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After a hospital procedure and propofol medication is administered can you be depressed when you wake up ?
Im having surgery next week ( septorhinoplasty). Do they ever use propofol by itself or is it always administered with other drugs?
I'm having colonoscopy done. I'm getting propofol sedation. It's this safe? This is a short procedure is the drug be just a little bit? scared f/54
Hypothetically (although dangerous) can an alcohol induced coma stop a seizure like a coma other sedative drugs such as phenobarbital or propofol?
Not reliably: If the seizure is for sure due to alcohol withdrawal, this may be possible -- but the amount needed may kill the person first. I'm sure you've heard of death from alcohol poisoning. There are many other possible causes for seizures, and alcohol-induced coma is not the way to treat those either. ...Read more
No, if......: All medications can be dangerous if used inappropriately. However, if used correctly and within accepted guidelines, medications, including propofol, are considered safe and effective. Propofol should only be used by anesthesiologists who have been properly trained on its use. ...Read moreSee 2 more doctor answers
Maybe: Propofol can be used in combination with other medicines for status epilepticus. Typically it is not a first line agent to stop a seizure or status epilepticus. If it has gotten to the point where Propofol is being employed, then the patient is likely in an ICU and multiple agents have already been tried. ...Read more
Several effects: There is no such thing as an absolute Propofol overdose. This is a very useful med for sedation and anesthesia. But, it will lower blood pressure, and in high doses stop breathing. It will cause a patient to relax, so that even if he/she is trying to breathe, the tongue can fall back and obstruct breathing. For all these reasons, an anesthesiologist must always supervise Propofol administration. ...Read moreSee 1 more doctor answer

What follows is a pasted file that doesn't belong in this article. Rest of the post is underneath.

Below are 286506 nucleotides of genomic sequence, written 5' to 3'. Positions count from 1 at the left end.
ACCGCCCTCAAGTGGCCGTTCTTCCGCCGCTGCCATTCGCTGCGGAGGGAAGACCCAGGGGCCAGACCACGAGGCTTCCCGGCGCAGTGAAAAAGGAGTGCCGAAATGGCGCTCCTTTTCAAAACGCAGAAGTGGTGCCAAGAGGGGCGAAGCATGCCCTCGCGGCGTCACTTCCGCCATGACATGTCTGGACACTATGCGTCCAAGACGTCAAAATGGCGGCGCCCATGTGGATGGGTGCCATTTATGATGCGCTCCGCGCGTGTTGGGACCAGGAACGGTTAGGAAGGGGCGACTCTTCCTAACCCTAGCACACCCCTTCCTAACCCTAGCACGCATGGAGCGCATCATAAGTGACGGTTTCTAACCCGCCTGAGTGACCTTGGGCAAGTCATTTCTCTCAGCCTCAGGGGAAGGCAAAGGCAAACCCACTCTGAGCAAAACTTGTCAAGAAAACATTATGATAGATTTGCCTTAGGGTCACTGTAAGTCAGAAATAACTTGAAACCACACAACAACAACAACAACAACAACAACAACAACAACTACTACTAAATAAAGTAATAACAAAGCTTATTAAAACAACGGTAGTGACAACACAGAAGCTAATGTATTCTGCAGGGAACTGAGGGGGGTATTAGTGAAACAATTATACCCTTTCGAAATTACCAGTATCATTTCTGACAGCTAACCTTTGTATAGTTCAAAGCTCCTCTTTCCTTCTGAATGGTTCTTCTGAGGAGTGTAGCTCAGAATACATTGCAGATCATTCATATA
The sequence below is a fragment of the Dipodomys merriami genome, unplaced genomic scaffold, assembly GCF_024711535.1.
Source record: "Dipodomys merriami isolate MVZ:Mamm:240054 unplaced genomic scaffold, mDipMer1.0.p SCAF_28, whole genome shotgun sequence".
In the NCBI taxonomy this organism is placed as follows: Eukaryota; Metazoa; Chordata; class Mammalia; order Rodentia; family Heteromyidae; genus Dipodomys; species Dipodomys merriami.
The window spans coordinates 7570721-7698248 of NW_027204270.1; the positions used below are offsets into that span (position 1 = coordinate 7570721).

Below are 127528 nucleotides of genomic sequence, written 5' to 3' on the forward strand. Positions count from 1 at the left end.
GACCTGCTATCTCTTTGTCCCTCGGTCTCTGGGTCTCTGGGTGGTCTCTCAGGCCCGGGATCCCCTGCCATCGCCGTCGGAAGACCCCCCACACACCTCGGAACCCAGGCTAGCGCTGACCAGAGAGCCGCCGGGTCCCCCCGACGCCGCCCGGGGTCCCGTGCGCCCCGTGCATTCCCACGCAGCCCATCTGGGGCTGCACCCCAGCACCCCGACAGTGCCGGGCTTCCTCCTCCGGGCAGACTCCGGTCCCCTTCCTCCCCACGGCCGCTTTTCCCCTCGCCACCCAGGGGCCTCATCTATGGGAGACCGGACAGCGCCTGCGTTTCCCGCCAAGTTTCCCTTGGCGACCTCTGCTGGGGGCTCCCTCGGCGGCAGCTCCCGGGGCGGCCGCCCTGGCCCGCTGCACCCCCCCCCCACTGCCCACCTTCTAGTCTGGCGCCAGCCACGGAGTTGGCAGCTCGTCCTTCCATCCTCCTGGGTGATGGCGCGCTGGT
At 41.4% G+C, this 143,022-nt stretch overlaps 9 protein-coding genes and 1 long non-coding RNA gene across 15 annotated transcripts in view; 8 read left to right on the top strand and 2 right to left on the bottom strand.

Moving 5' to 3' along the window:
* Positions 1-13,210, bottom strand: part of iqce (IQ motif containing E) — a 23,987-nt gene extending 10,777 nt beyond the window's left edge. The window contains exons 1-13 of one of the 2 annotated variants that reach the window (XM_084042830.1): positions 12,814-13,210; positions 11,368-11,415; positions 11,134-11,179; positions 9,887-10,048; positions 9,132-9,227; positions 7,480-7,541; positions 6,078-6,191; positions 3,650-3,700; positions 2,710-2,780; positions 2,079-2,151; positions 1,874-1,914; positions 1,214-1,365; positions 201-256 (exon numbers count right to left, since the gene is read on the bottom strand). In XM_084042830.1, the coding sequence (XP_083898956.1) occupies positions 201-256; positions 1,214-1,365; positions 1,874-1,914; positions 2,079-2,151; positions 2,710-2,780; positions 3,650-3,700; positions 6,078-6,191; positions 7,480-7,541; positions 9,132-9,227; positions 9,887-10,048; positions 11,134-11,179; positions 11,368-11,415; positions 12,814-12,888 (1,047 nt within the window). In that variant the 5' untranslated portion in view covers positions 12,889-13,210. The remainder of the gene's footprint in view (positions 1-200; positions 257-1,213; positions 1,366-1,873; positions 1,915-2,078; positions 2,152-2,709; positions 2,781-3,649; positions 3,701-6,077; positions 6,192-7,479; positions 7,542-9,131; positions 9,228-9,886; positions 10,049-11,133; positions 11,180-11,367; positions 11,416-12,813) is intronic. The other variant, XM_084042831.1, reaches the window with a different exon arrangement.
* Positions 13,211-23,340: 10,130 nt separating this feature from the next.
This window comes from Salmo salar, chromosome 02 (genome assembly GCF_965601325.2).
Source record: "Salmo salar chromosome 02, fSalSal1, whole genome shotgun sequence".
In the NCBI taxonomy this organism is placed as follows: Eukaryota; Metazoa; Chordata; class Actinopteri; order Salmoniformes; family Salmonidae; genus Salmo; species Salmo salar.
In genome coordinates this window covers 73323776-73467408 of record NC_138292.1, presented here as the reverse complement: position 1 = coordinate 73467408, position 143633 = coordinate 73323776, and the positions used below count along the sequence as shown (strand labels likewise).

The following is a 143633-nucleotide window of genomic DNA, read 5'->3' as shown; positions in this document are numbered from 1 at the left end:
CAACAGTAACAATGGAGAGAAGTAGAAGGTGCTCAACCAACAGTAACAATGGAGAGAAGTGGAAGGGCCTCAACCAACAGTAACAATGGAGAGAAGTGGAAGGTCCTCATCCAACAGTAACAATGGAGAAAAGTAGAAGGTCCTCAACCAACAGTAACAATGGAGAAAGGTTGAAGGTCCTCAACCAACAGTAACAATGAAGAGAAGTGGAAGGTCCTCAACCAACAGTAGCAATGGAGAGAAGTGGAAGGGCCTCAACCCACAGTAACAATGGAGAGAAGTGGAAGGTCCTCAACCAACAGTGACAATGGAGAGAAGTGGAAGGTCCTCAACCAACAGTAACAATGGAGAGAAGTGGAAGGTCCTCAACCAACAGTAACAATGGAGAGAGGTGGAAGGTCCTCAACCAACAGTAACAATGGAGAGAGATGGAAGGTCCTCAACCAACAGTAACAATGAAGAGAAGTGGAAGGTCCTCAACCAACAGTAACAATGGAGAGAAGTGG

It depends: For surgery lasting minutes to hours the patient wakes up in 5-30 minutes. If given for days in the ICU it may take days to wake up. You can get "propofol infusion syndrome" in ICU sedation characterized by severe metabolic acidosis, hyperkalemia, lipidemia, rhabdomyolysis, hepatomegaly, and cardiac/renal failure. ...Read more
What to do if I do not want to be awake at all, I'm reading on propofol and it being safe, is this true?
Propofol: can be a safe drug if monitored carefully and continuously and being able to properly respond, otherwise there are safer medications ...Read more
They rescue you.: Propofol is a useful drug that induces anesthesia but can be dangerous. It should only ever be given by a dedicated, anesthesiologist or a crna. It can cause apnea and a significant drop in blood pressure which can cause a heart attack, stroke or even death if left untreated. All of this is preventable and treatable with trained supervision. In the right setting, Propofol is a very safe drug. ...Read moreSee 1 more doctor answer
Not all anesthesia: Agents cause nausea. Nausea is associated with anesthesia agents and also specific surgeries that increase the risk of nausea(ponv), like breast, pelvic, eye and ear surgeries. Also increasing the risk of nausea in patient risk factors like history of vertigo or motion sickness. Another factor is pain drugs like narcotics used for postoperative pain. Propofol was used to treat nausea in cancer pat. ...Read moreSee 3 more doctor answers
Variable: Multiple factors contribute to the optimal dose such as patient comorbidities, weight and drug tolerance. The dose can be calculated as 1-2.5 mg/kg given as 40mg every 10 seconds until induction. ...Read more
First: Propofol is a controlled substance that cannot even be prescribed. It must be obtained from an inpatient pharmacy directly to the department using it. Therefor the only way for someone to get access to it outside of a hospital is theft. For short in-patient use addiction is not possible. ...Read moreSee 1 more doctor answer
Propofol: Gilbert's syndrome (the liver is impaired in excreting bile pigment/bilirubin) is surprisingly common. Maybe 2-5% of Ameicans have the problem. Most don't even know. In general, propofol has the same safety profile for patient's with Gilbert's as w/o.However, if you have a poor diet, drink alcohol every day then you can be so liver toxic that ANY anesthetic is a bad idea ...Read moreSee 1 more doctor answer